The traditional square of opposition

Stanford Encyclopedia of Philosophy (2008)
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Abstract

This entry traces the historical development of the Square of Opposition, a collection of logical relationships traditionally embodied in a square diagram. This body of doctrine provided a foundation for work in logic for over two millenia. For most of this history, logicians assumed that negative particular propositions ("Some S is not P") are vacuously true if their subjects are empty. This validates the logical laws embodied in the diagram, and preserves the doctrine against modern criticisms. Certain additional principles ("contraposition" and "obversion") were sometimes adopted along with the Square, and they genuinely yielded inconsistency. By the nineteenth century an inconsistent set of doctrines was widely adopted. Strawson's 1952 attempt to rehabilitate the Square does not apply to the traditional doctrine; it does salvage the nineteenth century version but at the cost of yielding inferences that lead from truth to falsity when strung together.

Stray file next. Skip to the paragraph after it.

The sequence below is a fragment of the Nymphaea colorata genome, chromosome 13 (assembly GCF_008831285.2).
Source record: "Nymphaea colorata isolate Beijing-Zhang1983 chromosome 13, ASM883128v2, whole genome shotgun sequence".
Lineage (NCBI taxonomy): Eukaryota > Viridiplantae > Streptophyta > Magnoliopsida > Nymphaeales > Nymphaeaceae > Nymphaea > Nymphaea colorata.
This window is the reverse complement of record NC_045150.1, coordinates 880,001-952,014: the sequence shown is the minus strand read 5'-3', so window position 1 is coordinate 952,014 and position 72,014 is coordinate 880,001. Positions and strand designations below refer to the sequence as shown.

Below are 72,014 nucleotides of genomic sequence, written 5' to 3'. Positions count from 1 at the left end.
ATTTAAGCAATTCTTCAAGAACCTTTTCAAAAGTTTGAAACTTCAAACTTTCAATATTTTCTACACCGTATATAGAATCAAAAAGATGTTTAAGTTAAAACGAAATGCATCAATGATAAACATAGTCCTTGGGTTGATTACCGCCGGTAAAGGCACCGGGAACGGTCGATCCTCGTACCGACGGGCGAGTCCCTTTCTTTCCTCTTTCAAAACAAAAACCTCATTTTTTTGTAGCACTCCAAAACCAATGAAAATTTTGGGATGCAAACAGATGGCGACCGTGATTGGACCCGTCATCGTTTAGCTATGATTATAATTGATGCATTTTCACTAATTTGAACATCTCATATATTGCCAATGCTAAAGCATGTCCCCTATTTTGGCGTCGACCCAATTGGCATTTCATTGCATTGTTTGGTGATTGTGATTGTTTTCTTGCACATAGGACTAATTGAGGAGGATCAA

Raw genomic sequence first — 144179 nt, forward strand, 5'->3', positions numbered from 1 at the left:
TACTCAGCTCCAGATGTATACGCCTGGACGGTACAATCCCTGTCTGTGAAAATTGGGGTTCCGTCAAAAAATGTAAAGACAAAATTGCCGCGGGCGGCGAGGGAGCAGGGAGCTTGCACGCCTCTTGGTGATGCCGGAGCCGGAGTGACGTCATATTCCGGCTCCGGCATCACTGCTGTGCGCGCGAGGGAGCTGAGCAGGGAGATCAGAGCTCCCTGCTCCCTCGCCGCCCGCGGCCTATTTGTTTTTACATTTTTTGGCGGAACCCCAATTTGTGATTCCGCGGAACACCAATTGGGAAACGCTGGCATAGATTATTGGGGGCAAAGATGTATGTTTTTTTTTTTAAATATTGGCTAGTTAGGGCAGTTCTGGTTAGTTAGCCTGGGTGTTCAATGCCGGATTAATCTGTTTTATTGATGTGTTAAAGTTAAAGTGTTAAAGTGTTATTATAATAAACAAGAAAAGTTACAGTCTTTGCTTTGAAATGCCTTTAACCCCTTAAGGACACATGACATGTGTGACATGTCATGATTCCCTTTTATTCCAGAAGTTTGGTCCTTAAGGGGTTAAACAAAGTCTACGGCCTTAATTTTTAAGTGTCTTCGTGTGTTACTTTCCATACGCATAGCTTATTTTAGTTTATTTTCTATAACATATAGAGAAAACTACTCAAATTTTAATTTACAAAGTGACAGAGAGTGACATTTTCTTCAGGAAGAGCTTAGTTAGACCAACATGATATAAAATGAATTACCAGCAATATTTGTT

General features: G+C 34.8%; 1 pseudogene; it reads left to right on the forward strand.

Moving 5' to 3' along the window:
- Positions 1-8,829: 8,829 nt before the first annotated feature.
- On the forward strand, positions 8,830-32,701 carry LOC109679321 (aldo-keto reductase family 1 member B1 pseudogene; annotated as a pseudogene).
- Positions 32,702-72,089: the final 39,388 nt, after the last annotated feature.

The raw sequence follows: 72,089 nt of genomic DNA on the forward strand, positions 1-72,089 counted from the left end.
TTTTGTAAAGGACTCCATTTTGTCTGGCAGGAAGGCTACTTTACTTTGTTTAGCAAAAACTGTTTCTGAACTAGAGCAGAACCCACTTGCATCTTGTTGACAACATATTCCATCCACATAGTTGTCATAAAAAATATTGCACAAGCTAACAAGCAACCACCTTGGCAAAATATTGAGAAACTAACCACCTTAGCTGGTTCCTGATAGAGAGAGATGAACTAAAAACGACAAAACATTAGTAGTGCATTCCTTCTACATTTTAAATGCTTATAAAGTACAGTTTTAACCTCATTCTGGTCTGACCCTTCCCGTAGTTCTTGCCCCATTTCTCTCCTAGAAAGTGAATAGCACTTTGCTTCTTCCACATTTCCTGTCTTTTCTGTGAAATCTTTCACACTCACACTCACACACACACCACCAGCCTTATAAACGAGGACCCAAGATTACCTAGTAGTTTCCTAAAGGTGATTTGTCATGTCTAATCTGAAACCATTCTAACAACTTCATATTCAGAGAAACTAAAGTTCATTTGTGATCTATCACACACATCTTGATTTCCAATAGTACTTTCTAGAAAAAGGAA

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Terence Parsons
University of California, Los Angeles

Citations of this work

Logical Geometries and Information in the Square of Oppositions.Hans5 Smessaert & Lorenz6 Demey - 2014 - Journal of Logic, Language and Information 23 (4):527-565.
The Cube, the Square and the Problem of Existential Import.Saloua Chatti & Fabien Schang - 2013 - History and Philosophy of Logic 34 (2):101-132.
Nearly every normal modal logic is paranormal.Joao Marcos - 2005 - Logique Et Analyse 48 (189-192):279-300.

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References found in this work

Logic Matters.Peter Thomas Geach - 1972 - Berkeley, CA, USA: Blackwell.
The Development of Logic.William Kneale & Martha Kneale - 1962 - Studia Logica 15:308-310.
Elements of Logic.Richard Whately - 1826 - London, England: Scholars' Facsimiles & Reprints.

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